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Conducting Developer Interviews

Some comments from my last post and on Hacker News brought up an interesting point: it’s not easy to conduct software engineering interviews. If you’ve ever looked for a job as a developer, chances are you have been unfairly grilled by bad interviewers, and hopefully been pleasantly surprised by a few good interviews as well.

With so many companies looking to hire “rockstar developers”, the increased movement in the job market has resulted in more developer interviews, so getting the process right makes a bigger impact now more than ever. And while plenty of literature has been written on how to prepare the interviewee to face the onslaught of riddles, mental jumping jacks and algorithmic conundrums, prepping the interviewer is usually left up to the company, which for most startups and small firms is non-existent.

These are some ideas and routines I’ve tried out. I’m not claiming to be some great interviewer here; I was just tasked, for the past ~7 years, to interview engineering candidates of all stripes, and by rote repetition have worked out a system that works for me. That said, every interviewer has his or her own style, so you may find something useful to incorporate into your interviews, and I’d be interested to hear about other engineers’ techniques as well.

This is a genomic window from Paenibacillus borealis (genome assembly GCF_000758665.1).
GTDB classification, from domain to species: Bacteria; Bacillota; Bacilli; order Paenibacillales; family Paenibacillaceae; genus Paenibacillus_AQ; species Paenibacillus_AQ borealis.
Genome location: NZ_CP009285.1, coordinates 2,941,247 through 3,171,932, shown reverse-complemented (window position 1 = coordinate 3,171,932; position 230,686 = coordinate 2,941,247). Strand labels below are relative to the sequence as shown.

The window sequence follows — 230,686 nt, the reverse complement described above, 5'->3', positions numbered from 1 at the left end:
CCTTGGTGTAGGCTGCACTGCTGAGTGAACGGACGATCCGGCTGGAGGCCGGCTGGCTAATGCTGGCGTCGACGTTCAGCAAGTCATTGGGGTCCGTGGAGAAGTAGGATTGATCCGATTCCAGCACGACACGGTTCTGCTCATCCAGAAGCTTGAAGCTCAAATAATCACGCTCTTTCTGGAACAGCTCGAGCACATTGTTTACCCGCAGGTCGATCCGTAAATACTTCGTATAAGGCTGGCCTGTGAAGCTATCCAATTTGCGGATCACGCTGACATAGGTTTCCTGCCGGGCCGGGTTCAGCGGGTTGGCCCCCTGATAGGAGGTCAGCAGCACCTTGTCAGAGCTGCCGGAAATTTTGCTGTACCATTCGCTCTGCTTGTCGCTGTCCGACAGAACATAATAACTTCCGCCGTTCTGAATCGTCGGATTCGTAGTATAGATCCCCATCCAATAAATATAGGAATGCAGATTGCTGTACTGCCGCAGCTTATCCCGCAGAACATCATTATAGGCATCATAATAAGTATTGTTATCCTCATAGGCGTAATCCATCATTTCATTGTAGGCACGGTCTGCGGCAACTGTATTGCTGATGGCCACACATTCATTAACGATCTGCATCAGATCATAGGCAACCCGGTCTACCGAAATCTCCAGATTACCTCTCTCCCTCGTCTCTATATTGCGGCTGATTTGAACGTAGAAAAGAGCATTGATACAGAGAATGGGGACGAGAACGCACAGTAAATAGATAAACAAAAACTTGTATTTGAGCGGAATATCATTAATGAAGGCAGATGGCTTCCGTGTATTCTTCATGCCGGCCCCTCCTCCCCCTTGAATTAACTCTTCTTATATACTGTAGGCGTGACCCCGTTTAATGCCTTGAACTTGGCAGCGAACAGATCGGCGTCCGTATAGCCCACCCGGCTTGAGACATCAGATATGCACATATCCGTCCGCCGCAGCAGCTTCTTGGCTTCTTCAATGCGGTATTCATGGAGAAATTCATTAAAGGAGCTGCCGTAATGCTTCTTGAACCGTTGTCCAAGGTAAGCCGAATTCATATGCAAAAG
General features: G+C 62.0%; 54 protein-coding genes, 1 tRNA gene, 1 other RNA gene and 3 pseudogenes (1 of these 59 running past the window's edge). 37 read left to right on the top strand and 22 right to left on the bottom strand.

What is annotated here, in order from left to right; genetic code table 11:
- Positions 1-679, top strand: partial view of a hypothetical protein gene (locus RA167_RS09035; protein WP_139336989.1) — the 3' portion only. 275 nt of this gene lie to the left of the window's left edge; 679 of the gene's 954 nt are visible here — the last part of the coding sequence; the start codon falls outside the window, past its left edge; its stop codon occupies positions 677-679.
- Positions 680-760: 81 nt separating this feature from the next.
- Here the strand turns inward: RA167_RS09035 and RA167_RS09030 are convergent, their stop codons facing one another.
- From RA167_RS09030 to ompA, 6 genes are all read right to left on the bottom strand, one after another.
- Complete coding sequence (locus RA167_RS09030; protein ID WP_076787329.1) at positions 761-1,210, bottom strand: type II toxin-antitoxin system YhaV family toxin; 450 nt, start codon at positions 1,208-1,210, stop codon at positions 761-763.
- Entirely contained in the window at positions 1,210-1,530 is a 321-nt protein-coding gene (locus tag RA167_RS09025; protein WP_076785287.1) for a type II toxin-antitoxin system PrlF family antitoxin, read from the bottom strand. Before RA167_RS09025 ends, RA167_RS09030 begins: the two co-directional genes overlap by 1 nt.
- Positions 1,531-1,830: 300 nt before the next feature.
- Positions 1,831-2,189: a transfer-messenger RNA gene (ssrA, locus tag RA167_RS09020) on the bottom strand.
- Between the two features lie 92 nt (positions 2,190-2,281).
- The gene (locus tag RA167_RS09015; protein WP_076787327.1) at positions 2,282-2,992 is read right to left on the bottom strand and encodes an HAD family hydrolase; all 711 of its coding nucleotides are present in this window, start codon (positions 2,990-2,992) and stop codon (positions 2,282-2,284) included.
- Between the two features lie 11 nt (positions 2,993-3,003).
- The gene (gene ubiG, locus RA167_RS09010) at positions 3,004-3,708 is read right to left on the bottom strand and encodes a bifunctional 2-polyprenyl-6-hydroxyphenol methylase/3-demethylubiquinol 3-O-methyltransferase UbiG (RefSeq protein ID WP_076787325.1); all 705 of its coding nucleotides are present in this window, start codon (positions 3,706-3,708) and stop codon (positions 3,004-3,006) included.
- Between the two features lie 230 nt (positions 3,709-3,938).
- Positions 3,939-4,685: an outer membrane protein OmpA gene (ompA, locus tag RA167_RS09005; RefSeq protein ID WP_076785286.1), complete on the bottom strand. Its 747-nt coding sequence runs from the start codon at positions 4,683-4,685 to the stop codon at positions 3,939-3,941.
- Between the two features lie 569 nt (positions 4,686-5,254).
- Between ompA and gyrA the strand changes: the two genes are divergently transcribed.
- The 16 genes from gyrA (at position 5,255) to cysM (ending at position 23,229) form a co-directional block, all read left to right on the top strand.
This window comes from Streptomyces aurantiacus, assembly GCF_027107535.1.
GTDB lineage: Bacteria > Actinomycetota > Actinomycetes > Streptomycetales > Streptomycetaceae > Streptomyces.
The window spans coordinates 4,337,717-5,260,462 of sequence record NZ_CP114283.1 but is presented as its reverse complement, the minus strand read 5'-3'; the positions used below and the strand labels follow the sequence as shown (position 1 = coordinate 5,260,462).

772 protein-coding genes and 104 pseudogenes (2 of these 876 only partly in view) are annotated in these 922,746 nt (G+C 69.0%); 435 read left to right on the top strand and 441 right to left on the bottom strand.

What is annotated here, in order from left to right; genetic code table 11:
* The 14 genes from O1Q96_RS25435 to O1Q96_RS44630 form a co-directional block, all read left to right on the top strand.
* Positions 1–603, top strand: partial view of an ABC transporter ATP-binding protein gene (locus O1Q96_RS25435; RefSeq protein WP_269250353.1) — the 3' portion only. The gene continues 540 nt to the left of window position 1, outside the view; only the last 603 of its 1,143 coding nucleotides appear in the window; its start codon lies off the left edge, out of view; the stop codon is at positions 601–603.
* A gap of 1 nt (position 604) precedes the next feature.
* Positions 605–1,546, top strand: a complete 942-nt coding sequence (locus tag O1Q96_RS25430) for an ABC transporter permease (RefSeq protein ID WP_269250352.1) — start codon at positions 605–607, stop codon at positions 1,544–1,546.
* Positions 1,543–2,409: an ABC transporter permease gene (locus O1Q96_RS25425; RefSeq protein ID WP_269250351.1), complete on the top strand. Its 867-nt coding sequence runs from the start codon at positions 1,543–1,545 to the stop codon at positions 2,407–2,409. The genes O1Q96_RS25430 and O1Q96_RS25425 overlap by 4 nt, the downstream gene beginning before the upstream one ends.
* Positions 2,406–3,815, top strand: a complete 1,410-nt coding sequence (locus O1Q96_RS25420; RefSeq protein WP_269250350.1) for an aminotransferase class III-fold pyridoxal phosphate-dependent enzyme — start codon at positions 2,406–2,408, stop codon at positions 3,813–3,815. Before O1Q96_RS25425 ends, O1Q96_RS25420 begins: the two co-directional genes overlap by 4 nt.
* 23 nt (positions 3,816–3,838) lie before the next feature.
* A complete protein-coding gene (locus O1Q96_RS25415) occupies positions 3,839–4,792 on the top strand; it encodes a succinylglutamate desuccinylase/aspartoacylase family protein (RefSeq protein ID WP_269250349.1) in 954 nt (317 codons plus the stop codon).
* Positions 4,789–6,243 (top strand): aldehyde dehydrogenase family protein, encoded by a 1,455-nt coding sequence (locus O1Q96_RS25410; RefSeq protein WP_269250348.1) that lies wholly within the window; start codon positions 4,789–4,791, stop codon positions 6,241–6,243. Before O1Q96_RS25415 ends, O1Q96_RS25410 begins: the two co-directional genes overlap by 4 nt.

I’m just going to list things in chronological order here.

Doing your homework

Before you step into the interview room, you should have prepared yourself. The obvious part is making sure you have a set of interesting technical challenges for the interviewee, and while I’ve seen some interviewers prepare 8-10 quick-fire question sets, I personally prefer having one or two questions that are open enough for us to follow up in multiple areas.

The slightly less obvious, but still pretty discernible piece of preparation is going over the interviewee’s resume. I like to look at the interviewee’s work experience[1], familiarity with areas of software development, and at least glance at their educational background[2]; these data points let me tailor my questions to the candidate and try to test him on familiar subjects. Some might argue that this is coddling the candidate and that they should answer to any of your questions; I say that at this point, they’ve probably been vetted by someone else to be a potential fit for the position and it’s in your best interest to bring out his best – regardless of whether said best will pass your hiring bar.

Warming up

Interviewing sucks. Stuck inside a small room with poor ventilation, with a progressively judgmental stream of engineers sneering at you as they walk through the door, the sweat from your timid handshake barely dry before they ask you to solve Traveling Salesman in constant time. If your nervous quota has been low this year, a tough technical interview or two will shoot it right back up.